Tuesday, April 24, 2012

France is not for the fainthearted

OK, this is only partially about Provence. It's also about living (or trying to live) in France, when you are that dirty word: foreign.

The first round in the election has clarified several issues. The population is somewhere over 65 million. Millions of French voters abstained. Millions were too young to vote. Everyone's talking about percentages so I've seen no actual figures on voters. But let's say 35 million voted. If that's roughly correct, over 10 million of those voters rejected the two main parties. Seven million of them voted for the Front National. Millions voted for the Front de Gauche. Add those figures to the abstentions and you have a truly huge number of French voters who reject Sarkozy and Hollande too. It's a "peste on both your houses".

Marine Le Pen did particularly well in Provence-PACA, as did Carla's husband. It's quite something to walk down the streets of a pretty market town in Provence and realise that one in five of the people around you voted Front National. Fiercely patriotic, one has to assume that many detest or at least resent foreigners. As it happens, I understand why. I know several young men struggling to earn a living who would like to work hard and earn a reasonable wage and they simply can't get a break. I can see how they reason when they think about their lives in Provence. The failure of leadership at national level - and/or the crisis at international level - means they look around for solutions. And Marine Le Pen seems to offer them. What the hell are all these foreigners doing in Provence, for example? As an immigrant, albeit European, I get that. How come I bought a lovely home here while Pierre, who has a young wife and a baby on the way, can hardly afford to rent? It's not immediately apparent to him that I worked hard for 30 years to have that home. Longer than he's been alive! He would reply, no doubt, that he knows plenty of elderly Provençaux who have not been able to buy comfortable homes. I don't know what the answer is. And nor, I'm pretty sure, do any of the candidates in the presidential election.

But I was going to go on to say something about being foreign in Provence/France and it's this. Daily life, in so far as it concerns local people and nature, can be blissful. But the companies you need to deal with are like huge, grinding machines that, once they get you in their jaws, will make you feel your life is not worth living.

The first rule of Fight Club was "There are no rules". Dealing with EDF, France Telecom and others is pretty much like that. You're viewed as a tiny, miniscule, worthless cog in a gigantic machine and you are never allowed to forget it. I've had, since 2004 when I came to live in Provence, four solid years of hassle over health care ('the system' admits that as a European I have a right to a Carte Vitale - they just won't send me one); two years of hassle over internet and telephone lines (I'll spare you the detail); and getting on for 6 months of hassle over electricity supply. The lastest EDF hoo-ha is that their meter stopped working in May 2010 - it was full of ants apparently - and they "estimated" that I owed them another 2080 euros on top of what I'd already paid.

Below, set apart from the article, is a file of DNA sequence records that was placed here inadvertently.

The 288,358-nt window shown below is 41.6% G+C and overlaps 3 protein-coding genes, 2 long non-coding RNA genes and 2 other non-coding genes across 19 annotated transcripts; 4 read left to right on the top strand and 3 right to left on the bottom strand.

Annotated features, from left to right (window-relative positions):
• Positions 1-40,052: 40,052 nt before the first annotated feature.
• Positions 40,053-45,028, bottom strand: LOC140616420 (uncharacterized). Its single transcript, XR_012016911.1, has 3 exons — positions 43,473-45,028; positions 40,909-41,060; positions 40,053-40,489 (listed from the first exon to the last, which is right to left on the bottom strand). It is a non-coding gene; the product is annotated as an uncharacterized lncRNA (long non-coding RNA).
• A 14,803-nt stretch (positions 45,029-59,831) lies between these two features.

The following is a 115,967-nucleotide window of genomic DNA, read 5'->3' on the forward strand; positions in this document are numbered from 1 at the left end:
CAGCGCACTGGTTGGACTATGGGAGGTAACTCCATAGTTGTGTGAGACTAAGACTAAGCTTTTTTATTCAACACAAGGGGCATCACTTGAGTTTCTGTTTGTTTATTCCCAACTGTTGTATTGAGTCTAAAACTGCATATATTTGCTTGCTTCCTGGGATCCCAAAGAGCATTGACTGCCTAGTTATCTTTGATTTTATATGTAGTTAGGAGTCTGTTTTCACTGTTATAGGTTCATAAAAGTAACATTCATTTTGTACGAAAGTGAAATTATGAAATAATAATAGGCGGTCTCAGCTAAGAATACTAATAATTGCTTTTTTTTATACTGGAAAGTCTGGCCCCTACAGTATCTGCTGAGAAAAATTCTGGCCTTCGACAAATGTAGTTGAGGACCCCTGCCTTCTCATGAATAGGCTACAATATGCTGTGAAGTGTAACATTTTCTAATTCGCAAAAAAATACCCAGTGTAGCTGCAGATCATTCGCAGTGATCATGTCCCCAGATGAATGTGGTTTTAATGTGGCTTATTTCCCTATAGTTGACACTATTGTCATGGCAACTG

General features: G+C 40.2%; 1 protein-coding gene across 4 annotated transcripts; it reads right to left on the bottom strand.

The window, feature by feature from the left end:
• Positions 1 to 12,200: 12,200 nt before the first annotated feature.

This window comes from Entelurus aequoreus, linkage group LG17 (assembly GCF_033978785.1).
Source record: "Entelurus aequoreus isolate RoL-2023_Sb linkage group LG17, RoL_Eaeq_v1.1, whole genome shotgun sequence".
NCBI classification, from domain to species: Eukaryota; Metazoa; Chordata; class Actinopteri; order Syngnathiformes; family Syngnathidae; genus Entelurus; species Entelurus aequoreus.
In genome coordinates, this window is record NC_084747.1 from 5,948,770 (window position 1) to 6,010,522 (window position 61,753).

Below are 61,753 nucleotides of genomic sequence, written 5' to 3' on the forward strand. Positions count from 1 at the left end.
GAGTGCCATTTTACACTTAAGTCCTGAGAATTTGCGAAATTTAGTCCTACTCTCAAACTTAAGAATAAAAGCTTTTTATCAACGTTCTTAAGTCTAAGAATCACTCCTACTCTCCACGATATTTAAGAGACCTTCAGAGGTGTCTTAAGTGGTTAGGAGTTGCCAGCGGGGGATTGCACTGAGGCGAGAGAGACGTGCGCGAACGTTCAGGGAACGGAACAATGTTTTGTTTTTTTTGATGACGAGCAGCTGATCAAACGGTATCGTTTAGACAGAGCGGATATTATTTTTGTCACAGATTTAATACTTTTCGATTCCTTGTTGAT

Last week, they sent me a letter saying that they'd bill me for 2011 in 2013 once they'd seen what I spent on electricity in 2012. (Yes, I know....). This week, they sent me a letter saying that since I'd failed to pay 2080 euros - Whaaaaaaa? - they were sending a man to cut off my electricity. Now, I 'm a tolerant person but I fail to see how that equates to any kind of customer service and I imagine it may even contradict laws on human rights. After all, I live in a forest and when my electricity's cut off, I lose my water too. (I have well-water, not town water.)

The casual threat to cut off my supply was pretty shocking. Complicating matters was the fact that my EDF "space online" - instead of showing their guestimate that I owed them 2080 euros - showed a facture saying they owed me 5 euros. Go figure, as the Americans say.

When I discussed this total chaos with my partner he looked thoughtful and then said he thought my problems - with RAM-GAMEX, with EDf, with France Telecom - probably are essentially related to the fact that my name is identifiably not French. Boylan is pretty clearly Irish and quintessentially non-French. In addition he said it doesn't help that I'm female and divorced. It all adds up to being not exactly displaced, but certainly mal-placed.... He was born in Provence and has lived his whole life here. I asked him: "Have you ever known anyone local, anyone Provençal, to have the same problems over such a long period of time?" And he said: "No".

My neighbour however, married to a Swiss guy, said: "Oh yes. That's normal. My husband waited 4 years too, for his Carte Vitale."

Yet during the French elections, we saw candidates addressing French voters in London. And the French in London are accepted as Europeans with the same rights as the English (and just about anyone else who washes up on England's shores.) The same cannot be said, in my experience, of non-French Europeans in France. We may have rights in Europe and the French, officially, agree that we have. They're just not always delivered. It gives a certain depth to the realisation, as I walk down the street in my adopted hometown, that one in five of the people around me voted against the idea of anyone foreign living in Provence.


Er....you STILL haven't read Present Tense? What? You don't have a Kindle or something? Jeez....get with the freaking programme!

1 comment:

  1. The notorious French bureaucracy is a real eye opener for sure and has taught me to have patience and a better sense of humor!